“This video series is an opportunity for me to provide further details on several imperative topics here at IDOT and also to elaborate on what we are working on to help keep you, the motorist, informed, said Schneider in a press release. “I look forward to discussing new projects and initiatives as well as letting you know how you can help us keep our roads safe.”
The inaugural video of the series concentrates on traffic safety. Schneider gives the lowdown on those digital billboard displays which keep a running total of the number of traffic fatalities which have occurred on roads within the state and then spends some time passing on some solid traffic safety tips.
Here’s the link to IDOT’s YouTube channel.
Contract Could Be Worth Tens Of Millions To Winner
A contract with the potential to produce tens of millions of dollars of revenue for the winning bidder.
So it’s no surprise that a total of nine companies submitted bids for Chicago’s speed camera automated enforcement program on Monday afternoon when the bids were opened.
The list includes nearly every major leader in the automated enforcement industry like American Traffic Solutions, Gatso USA and of course Redflex Traffic Systems, the city’s existing vendor for Chicago’s red light camera enforcement program.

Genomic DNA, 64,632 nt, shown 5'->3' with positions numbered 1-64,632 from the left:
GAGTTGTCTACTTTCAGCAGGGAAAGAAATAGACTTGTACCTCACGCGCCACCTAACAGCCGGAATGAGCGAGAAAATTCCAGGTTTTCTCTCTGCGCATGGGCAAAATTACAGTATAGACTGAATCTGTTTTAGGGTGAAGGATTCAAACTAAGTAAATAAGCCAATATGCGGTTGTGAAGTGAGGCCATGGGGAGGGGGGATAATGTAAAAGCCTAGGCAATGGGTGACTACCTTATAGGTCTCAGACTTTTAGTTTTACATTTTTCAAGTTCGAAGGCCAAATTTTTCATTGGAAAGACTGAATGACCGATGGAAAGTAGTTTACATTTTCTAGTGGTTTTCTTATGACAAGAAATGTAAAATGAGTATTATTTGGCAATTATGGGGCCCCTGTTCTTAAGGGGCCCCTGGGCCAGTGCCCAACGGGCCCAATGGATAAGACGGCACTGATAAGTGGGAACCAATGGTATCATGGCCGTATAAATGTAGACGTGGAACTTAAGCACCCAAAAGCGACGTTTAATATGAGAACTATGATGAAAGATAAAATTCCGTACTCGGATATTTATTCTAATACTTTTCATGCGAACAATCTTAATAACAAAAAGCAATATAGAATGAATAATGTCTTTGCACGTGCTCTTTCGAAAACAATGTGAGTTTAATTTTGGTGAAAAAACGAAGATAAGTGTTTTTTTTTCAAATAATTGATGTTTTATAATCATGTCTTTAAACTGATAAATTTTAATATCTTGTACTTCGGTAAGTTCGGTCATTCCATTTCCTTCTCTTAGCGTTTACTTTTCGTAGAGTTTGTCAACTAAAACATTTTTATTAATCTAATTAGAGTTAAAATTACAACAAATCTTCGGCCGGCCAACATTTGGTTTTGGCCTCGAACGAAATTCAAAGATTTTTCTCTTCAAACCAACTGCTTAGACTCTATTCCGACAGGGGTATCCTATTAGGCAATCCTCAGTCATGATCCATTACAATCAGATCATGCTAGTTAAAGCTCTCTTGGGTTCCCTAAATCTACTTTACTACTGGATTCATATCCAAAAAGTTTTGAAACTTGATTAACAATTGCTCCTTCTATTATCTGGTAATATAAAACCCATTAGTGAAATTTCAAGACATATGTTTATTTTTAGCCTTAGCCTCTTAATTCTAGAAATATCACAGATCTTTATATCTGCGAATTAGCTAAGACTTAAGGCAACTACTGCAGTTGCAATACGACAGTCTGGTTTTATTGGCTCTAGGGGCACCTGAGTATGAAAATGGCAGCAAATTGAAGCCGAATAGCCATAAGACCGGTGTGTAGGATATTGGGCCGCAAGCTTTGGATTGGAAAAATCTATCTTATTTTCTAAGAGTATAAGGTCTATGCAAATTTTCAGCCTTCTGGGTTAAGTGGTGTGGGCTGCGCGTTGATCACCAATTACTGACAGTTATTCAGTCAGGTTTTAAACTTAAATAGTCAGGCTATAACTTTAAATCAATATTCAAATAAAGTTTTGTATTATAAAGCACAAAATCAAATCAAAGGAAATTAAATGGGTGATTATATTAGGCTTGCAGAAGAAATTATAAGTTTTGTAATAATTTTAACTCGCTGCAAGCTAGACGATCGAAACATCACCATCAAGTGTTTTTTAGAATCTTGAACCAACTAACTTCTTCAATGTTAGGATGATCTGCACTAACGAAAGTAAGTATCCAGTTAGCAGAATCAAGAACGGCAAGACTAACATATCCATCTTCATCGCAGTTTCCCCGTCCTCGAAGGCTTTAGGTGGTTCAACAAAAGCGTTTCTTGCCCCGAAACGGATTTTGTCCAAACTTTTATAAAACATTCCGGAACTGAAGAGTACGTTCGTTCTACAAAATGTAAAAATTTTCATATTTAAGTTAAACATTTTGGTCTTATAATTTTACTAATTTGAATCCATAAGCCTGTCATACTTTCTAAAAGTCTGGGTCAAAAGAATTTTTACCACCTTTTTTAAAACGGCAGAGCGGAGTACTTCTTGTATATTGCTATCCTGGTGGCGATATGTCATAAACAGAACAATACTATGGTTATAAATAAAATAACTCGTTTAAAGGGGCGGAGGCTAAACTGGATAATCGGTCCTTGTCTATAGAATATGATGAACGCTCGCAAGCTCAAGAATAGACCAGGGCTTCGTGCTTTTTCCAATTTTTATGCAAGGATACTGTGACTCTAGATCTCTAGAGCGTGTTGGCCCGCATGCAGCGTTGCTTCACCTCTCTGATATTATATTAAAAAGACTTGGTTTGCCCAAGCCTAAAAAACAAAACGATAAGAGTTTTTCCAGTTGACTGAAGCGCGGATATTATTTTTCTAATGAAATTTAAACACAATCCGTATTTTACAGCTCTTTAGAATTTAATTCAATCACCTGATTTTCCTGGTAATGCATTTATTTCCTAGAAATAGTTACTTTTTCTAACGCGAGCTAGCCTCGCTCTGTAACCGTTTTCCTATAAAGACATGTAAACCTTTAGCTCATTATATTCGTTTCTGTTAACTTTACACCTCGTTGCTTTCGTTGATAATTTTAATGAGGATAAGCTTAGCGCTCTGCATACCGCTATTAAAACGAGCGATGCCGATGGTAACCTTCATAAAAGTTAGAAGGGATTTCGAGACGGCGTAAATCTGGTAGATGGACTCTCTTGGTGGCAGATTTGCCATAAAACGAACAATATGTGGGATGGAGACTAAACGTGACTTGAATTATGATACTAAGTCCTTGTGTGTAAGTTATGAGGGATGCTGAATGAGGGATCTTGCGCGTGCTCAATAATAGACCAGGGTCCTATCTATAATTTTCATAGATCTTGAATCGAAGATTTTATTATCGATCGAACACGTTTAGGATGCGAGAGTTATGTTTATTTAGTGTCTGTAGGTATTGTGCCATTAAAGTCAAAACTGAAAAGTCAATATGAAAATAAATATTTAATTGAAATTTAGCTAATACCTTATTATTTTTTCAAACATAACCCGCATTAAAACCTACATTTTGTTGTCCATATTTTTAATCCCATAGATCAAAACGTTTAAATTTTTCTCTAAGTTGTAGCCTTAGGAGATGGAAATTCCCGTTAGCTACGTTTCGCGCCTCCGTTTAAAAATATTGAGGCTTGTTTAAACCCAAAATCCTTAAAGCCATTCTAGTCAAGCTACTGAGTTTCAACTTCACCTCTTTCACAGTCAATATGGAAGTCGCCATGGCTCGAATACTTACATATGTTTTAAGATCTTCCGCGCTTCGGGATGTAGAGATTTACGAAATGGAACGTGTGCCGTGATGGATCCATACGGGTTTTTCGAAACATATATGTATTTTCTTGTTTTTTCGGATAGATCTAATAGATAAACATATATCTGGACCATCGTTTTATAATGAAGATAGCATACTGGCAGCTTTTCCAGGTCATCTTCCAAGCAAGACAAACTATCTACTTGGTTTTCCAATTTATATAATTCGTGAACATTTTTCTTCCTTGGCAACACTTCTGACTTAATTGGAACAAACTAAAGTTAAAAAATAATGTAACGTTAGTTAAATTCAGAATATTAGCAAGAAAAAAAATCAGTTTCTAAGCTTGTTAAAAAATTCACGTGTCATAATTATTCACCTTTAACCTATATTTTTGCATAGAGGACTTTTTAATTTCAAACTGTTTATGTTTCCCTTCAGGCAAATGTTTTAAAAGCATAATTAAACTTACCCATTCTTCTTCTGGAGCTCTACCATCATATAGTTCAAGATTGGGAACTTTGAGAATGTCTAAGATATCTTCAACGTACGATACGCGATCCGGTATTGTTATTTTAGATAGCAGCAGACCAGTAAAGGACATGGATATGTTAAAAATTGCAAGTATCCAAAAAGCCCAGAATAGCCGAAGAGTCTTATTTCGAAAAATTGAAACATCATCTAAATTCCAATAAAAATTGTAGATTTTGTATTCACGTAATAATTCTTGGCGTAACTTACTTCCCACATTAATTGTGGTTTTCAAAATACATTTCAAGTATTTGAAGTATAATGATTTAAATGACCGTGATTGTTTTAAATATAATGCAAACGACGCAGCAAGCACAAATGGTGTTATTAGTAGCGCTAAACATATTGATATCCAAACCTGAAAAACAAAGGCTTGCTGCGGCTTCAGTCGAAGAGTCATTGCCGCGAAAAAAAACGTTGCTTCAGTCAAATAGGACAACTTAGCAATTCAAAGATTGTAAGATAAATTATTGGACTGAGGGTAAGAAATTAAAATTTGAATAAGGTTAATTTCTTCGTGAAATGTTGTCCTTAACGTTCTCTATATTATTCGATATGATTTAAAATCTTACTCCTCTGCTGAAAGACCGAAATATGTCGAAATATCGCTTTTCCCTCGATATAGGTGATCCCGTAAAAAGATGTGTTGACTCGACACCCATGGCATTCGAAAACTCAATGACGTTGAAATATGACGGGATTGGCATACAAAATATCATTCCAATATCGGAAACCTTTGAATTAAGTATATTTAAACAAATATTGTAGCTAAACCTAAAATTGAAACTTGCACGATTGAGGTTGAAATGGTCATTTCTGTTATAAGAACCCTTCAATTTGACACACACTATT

There are also a few less established companies providing automated camera enforcement technology like Brekford Corporation, Optotraffic LLC, Motorola, John M. Baine B & W Sensors, LLC, Oak Brook based Federal Signal and Xerox.
Notably absent from the bid list was Lombard based RedSpeed Illinois which holds many contracts for red light cameras in municipalities around Illinois and
SafeSpeed, LLC another local company providing red light camera and speed camera enforcement.
The original bid deadline was August 9th, but was extended three times until the September 10th deadline was finalized.
It seems questions from potential vendors regarding the city’s Request for Proposal (RFP) were so voluminous that the city felt the need to extend the deadline to address the several hundred questions which were asked.
“There were 200 of them,” said Chicago Department of Transportation spokesperson Pete Scales. “It took time to answer them. We’re just giving them more time because there were so many questions to answer.”
According to American Traffic Solutions (ATS), spokesperson Charles Territo the RFP for Chicago’s speed camera system was a very complex one and deadline delays are normal.
That’s what the new speed limit will be on a 40 miler stretch of Texas toll road between San Antonio and Austin starting in November. The 85 mph speed limit will give Texas the highest speed limit in the nation.
Back in 2011, the Texas state legislature gave the Texas Department of Transportation permission to designate an 85 mph speed limit on certain roadways where they saw fit according to the Texas Tribune.